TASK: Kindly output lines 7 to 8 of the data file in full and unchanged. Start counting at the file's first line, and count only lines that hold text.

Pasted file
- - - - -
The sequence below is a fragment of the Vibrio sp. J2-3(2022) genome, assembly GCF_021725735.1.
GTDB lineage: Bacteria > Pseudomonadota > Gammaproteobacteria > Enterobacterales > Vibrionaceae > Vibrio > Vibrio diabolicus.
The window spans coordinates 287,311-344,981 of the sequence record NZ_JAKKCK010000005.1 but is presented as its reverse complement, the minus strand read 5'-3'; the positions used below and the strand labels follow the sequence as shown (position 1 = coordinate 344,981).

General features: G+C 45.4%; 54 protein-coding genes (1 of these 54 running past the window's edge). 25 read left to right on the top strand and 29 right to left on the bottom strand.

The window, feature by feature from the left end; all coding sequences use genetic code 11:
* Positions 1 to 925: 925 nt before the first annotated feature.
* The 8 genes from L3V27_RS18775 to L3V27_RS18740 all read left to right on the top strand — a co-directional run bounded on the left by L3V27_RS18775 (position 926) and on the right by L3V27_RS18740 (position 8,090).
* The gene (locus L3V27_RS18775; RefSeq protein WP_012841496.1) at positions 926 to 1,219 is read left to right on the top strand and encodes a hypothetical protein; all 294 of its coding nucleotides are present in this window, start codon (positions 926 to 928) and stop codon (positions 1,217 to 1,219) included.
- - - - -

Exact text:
* The 8 genes from L3V27_RS18775 to L3V27_RS18740 all read left to right on the top strand — a co-directional run bounded on the left by L3V27_RS18775 (position 926) and on the right by L3V27_RS18740 (position 8,090).
* The gene (locus L3V27_RS18775; RefSeq protein WP_012841496.1) at positions 926 to 1,219 is read left to right on the top strand and encodes a hypothetical protein; all 294 of its coding nucleotides are present in this window, start codon (positions 926 to 928) and stop codon (positions 1,217 to 1,219) included.